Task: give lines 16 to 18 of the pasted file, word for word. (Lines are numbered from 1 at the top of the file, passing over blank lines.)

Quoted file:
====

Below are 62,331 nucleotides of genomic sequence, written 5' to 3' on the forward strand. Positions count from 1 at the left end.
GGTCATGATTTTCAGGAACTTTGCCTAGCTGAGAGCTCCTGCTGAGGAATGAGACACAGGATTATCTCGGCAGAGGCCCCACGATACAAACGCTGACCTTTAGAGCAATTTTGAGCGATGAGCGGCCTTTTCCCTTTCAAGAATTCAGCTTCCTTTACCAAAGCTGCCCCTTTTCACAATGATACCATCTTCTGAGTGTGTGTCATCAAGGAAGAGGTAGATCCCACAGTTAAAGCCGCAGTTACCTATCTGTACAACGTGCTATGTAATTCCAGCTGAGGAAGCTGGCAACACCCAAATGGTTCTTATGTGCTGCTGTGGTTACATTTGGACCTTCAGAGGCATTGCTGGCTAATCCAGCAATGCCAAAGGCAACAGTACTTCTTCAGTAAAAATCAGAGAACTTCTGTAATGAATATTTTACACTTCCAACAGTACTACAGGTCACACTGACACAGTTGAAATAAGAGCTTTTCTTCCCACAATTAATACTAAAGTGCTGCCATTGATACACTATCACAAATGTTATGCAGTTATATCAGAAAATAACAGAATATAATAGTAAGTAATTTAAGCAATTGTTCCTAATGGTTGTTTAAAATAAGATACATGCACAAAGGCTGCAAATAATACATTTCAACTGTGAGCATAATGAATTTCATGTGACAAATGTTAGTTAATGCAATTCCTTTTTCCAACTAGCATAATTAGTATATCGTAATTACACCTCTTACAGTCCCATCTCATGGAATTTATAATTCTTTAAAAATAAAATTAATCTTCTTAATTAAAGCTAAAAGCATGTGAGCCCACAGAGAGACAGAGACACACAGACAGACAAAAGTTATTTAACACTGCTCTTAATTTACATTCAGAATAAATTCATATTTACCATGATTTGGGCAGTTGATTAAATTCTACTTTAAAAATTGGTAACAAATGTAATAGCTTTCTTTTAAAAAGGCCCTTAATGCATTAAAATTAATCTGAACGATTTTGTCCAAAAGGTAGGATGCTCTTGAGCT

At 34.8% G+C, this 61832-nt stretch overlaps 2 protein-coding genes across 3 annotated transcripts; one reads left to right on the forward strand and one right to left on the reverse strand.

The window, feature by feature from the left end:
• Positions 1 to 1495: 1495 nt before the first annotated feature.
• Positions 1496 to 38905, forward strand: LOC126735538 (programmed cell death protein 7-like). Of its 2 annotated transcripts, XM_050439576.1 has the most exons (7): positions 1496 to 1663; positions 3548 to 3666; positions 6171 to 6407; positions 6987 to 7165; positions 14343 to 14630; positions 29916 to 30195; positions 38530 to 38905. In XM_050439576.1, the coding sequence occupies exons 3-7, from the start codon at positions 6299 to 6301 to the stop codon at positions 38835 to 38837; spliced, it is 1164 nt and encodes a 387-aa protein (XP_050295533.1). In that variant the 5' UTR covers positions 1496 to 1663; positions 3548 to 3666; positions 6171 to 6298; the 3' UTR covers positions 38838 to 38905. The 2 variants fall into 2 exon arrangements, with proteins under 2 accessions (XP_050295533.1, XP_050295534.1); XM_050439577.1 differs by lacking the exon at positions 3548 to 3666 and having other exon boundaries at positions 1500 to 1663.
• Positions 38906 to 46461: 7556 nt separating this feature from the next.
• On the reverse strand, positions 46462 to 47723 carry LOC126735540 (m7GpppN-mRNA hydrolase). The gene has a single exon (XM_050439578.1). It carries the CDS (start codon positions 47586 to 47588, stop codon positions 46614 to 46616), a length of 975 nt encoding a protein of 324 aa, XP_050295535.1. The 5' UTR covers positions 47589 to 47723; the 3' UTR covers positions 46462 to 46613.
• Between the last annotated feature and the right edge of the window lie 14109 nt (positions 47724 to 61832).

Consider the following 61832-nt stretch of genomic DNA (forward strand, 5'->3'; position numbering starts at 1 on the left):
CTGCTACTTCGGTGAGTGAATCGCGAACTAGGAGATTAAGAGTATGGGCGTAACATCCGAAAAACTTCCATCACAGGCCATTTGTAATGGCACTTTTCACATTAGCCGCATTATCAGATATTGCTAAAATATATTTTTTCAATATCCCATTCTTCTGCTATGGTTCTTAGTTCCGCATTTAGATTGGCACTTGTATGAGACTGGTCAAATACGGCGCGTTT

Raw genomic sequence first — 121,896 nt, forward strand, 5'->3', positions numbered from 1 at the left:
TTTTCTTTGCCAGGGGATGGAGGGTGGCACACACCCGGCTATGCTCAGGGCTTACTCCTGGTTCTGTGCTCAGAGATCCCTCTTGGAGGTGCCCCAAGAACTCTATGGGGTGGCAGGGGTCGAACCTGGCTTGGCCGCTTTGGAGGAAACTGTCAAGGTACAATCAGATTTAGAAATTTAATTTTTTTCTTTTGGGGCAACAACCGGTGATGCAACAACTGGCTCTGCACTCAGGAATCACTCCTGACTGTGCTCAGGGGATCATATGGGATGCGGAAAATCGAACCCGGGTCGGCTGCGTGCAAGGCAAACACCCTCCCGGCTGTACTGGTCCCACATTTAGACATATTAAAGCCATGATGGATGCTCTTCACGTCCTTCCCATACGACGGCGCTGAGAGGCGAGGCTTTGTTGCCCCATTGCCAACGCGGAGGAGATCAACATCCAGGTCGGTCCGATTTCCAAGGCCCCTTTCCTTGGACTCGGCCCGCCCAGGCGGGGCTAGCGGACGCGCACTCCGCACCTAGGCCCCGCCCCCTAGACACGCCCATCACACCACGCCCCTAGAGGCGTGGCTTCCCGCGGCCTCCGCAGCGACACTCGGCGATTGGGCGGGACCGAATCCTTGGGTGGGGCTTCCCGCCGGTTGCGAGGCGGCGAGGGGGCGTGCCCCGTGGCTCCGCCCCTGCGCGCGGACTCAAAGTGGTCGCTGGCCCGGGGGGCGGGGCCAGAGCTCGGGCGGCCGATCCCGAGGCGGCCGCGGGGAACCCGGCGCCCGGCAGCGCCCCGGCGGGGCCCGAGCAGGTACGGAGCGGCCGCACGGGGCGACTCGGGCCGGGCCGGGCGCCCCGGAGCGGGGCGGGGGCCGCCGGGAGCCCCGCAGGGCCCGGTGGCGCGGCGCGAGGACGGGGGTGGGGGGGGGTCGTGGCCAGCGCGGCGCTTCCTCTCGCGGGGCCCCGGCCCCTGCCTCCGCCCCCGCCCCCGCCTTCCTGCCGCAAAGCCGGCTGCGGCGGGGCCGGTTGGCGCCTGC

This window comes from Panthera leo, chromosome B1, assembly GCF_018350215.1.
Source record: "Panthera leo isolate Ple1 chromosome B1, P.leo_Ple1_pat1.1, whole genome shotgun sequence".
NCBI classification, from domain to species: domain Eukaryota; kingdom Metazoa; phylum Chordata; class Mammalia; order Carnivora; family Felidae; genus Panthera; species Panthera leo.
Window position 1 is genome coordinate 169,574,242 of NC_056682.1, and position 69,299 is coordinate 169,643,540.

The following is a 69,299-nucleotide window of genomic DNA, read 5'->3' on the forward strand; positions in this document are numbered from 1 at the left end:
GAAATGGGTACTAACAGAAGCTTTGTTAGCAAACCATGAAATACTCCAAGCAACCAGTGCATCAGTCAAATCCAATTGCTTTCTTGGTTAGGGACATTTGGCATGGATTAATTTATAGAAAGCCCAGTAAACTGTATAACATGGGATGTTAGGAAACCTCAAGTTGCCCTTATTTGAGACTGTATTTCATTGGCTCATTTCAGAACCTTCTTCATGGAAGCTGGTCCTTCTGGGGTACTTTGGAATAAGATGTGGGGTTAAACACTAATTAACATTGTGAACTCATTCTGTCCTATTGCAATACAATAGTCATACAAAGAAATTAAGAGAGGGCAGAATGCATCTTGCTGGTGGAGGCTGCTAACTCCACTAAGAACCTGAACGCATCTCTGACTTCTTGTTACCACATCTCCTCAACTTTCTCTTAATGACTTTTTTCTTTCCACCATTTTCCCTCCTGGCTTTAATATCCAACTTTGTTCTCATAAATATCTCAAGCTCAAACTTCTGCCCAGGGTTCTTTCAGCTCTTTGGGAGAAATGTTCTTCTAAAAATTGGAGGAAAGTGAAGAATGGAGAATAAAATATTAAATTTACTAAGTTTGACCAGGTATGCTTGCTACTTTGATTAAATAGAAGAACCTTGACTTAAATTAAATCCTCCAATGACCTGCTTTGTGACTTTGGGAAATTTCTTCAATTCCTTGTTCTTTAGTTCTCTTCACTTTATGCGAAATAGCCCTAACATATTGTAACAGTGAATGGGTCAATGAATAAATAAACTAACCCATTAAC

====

NCBI classification, from domain to species: domain Eukaryota; kingdom Metazoa; phylum Chordata; class Mammalia; order Carnivora; family Felidae; genus Panthera; species Panthera leo.
Window position 1 is genome coordinate 169,574,242 of NC_056682.1, and position 69,299 is coordinate 169,643,540.

The following is a 69,299-nucleotide window of genomic DNA, read 5'->3' on the forward strand; positions in this document are numbered from 1 at the left end: